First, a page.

On October 15, the Supreme Court heard oral argument on the standard of review for Markman orders construing the meaning of claim terms.  Teva Pharmaceuticals USA, Inc. v. Sandoz, Inc., 723 F.3d 1363 (Fed. Cir. 2013), cert. granted 134 S.Ct. 1761 (2014).  Teva is the only patent case accepted so far this term for Supreme Court review.  The Supreme Court held almost 20 years ago that patent claims are construed by the court, not a jury.  Markman v. Westview Instruments, Inc., 517 U.S. 370 (1996).  The Federal Circuit has held that claim construction orders are reviewed de novo on appeal.  Cybor Corp. v. FAS Technologies, Inc., 138 F.3d 1448 (Fed. Cir. 1998).

Issues of fact determined by the trial court, however, are generally subject to the "clearly erroneous" standard of review.  Fed. R. Civ. P. 52(a)(6). [1]  Factual determinations may be subsumed in the legal conclusion regarding the construction of a claim term.  Are factual findings subject to de novo review or the clearly erroneous standard?

In Teva, the District Court found the patent claims valid and infringed. After de novo review, the Federal Circuit found certain claims invalid for indefiniteness.  The claim term "average molecular weight" was subject to three different possible measurements.  The District Court relied in part on the Teva expert’s testimony in determining a person of ordinary skill in the art would know which of the 3 possible measurements to use. The Federal Circuit deemed the specification ambiguous and rejected the District Court construction, thereby invalidating some of the claims as indefinite. In all other respects, the District Court was affirmed.

After noting that claim construction "is an issue of law that we review de novo.", the Federal Circuit held that the district court's calculation of the percentages represented by the ratios in the patent claim ("approximately 6:2:5:1") is part of the infringement analysis and is reviewed for clear error.  Using this deferential standard, the Federal Circuit found that the court did not clearly err in concluding the accused products literally infringed the remaining valid claims.

The Supreme Court recently upheld a deferential standard of review for findings of fact in awarding attorneys' fees in patent cases.  The Supreme Court held these fact intensive determinations can only be reversed for "abuse of discretion".  Highmark, Inc. v. All Care Health Management Systems, Inc., 134 S.Ct. 1744 (2014). [2]  A question of law based on underlying mixed questions of fact was not subject to de novo review; instead, the district court determination was entitled to deference.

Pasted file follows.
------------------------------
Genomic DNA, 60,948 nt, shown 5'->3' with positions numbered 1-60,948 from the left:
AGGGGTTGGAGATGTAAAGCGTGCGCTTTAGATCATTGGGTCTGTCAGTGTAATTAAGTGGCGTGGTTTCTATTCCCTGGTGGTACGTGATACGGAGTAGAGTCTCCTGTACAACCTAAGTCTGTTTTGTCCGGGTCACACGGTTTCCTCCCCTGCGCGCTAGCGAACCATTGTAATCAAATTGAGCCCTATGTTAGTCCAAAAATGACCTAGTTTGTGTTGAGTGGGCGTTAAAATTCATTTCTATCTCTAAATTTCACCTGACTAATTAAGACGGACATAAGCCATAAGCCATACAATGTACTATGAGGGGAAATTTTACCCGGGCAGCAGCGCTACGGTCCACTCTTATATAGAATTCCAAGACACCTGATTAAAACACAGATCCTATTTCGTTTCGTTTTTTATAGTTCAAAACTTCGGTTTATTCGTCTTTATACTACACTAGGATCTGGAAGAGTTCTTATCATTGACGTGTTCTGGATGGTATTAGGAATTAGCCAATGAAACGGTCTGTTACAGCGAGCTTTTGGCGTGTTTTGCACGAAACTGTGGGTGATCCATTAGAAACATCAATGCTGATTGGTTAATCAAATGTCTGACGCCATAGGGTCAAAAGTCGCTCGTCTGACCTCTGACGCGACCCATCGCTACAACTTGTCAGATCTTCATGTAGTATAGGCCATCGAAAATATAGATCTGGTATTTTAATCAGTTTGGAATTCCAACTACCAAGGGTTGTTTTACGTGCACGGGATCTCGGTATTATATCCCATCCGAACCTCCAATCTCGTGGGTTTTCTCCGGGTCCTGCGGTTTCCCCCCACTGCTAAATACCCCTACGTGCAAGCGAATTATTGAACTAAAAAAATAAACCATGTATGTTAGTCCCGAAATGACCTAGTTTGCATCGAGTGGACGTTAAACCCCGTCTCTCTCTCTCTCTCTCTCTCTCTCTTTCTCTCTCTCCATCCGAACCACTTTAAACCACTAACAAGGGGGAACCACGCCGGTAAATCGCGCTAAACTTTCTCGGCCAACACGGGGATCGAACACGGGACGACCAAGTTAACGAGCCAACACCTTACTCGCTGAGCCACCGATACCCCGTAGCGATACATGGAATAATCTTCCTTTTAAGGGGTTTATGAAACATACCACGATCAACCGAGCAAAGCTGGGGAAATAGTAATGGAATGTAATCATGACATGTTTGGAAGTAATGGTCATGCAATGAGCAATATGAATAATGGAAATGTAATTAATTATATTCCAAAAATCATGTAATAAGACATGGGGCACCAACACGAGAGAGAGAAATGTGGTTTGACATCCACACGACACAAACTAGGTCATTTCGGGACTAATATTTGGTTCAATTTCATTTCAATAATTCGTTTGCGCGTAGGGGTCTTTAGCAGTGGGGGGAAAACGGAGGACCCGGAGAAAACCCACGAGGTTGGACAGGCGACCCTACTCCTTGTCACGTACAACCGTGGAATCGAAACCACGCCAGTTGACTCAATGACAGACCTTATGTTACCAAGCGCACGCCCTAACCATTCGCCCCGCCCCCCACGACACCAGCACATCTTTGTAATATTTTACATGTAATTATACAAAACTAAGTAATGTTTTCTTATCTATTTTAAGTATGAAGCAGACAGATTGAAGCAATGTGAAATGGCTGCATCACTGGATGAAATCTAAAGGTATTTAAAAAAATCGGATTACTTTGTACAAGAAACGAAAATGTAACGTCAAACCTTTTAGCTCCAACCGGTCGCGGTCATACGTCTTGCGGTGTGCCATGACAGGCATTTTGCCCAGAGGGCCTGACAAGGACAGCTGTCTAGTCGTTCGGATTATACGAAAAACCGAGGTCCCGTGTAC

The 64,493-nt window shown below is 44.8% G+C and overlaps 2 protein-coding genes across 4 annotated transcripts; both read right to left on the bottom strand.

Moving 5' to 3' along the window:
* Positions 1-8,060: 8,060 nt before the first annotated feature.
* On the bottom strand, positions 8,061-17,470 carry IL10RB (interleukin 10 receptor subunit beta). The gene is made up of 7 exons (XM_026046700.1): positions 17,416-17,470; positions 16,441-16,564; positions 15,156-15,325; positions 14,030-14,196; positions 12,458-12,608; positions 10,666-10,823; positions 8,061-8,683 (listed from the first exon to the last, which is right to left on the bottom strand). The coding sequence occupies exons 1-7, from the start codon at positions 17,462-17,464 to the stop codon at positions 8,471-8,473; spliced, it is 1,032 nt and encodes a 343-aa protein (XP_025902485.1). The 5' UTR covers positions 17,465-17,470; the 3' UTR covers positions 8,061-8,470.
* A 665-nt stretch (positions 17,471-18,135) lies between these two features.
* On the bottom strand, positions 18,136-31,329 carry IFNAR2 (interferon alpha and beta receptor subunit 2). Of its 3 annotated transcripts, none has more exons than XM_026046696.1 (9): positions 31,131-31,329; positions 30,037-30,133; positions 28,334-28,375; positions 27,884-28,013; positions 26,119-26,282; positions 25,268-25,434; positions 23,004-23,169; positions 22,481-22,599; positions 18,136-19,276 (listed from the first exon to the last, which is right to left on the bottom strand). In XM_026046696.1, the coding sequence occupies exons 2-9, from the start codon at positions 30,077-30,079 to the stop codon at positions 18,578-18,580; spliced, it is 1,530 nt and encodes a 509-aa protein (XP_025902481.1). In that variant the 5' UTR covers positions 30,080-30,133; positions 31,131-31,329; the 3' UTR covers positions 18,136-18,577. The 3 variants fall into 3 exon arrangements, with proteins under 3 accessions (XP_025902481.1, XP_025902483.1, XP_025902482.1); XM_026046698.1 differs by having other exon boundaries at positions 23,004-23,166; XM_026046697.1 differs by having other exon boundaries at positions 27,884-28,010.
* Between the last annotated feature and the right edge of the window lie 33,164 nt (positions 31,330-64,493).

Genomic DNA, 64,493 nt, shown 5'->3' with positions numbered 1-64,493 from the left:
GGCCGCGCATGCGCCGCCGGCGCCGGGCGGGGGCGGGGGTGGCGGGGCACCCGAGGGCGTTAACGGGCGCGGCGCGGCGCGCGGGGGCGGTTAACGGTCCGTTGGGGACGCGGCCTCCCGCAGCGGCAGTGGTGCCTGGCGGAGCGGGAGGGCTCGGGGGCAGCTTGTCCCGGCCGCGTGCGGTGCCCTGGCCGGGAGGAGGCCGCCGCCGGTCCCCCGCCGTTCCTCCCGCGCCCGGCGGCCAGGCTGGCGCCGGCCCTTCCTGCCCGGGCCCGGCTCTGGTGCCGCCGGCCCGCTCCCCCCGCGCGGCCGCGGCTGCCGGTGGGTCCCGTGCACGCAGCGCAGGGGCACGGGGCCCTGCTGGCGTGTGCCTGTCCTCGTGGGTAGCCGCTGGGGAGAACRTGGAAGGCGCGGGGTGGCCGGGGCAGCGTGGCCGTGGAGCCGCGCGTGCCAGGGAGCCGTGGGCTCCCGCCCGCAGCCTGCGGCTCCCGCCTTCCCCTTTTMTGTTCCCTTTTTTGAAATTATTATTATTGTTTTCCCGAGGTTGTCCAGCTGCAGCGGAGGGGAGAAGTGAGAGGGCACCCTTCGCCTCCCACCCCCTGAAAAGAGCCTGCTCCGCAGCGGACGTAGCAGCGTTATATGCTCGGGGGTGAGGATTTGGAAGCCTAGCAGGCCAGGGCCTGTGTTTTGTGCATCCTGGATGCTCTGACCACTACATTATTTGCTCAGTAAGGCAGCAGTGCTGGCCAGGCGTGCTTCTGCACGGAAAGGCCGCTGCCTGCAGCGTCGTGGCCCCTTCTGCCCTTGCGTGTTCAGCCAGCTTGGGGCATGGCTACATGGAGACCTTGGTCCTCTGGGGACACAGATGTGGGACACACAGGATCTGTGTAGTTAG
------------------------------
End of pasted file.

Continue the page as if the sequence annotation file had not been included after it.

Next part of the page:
"Because §285 commits the determination whether a case is 'exceptional' to the discretion of the district court, that decision is to be reviewed on appeal for abuse of discretion. 

Traditionally, decisions on ‘questions of law’ are 'reviewable de novo,' decisions on 'questions of fact' are 'reviewable for clear error,' and decisions on 'matters of discretion' are reviewable for 'abuse of discretion.' … 

Although questions of law may in some cases be relevant to the §285 inquiry, that inquiry generally is, at heart 'rooted in factual determinations'." 

Highmark, 134 S.Ct. at 1748-49.

In Highmark, the attorneys' fee statute allocated the determination to the discretion of the district court.  The case law on claim construction, however, is not based on statutory language in the Patent Act allocating the determination of the meaning of claim terms. And the claim construction process is not as “deeply rooted in factual determinations”.

The American Intellectual Property Law Association ("AIPLA") filed an amicus brief arguing claim construction is ultimately a question of law subject to review de novo; however, subsidiary issues based on extrinsic evidence (evidence outside the patent itself and the prosecution history) should be reviewed for clear error.  The amicus brief argues the clearly erroneous standard applies to factual determinations for other mixed questions of law and fact in patent cases, for example -- in determining obviousness (In re Huang, 100 F.3d 135, 138 (Fed. Cir. 1996)) [3], enablement (PPG Industries, Inc. v. Guardian Industries Corp., 75 F.3d 1558, 1564 (Fed. Cir. 1996)) [4], the on sale bar (Ferag AG v. Quipp, Inc., 45 F.3d 1562, 1566 (Fed. Cir. 1995)), and inventorship (Sewell v. Walters, 21 F.3d 411, 415 (Fed. Cir. 1994)).

Throwing caution to the wind, I humbly predict the Supreme Court will hold that findings of fact subsumed in claim construction are subject to the deferential clear err standard of Rule 52(a)(6). This standard of review could add greater predictability to appeals in patent cases.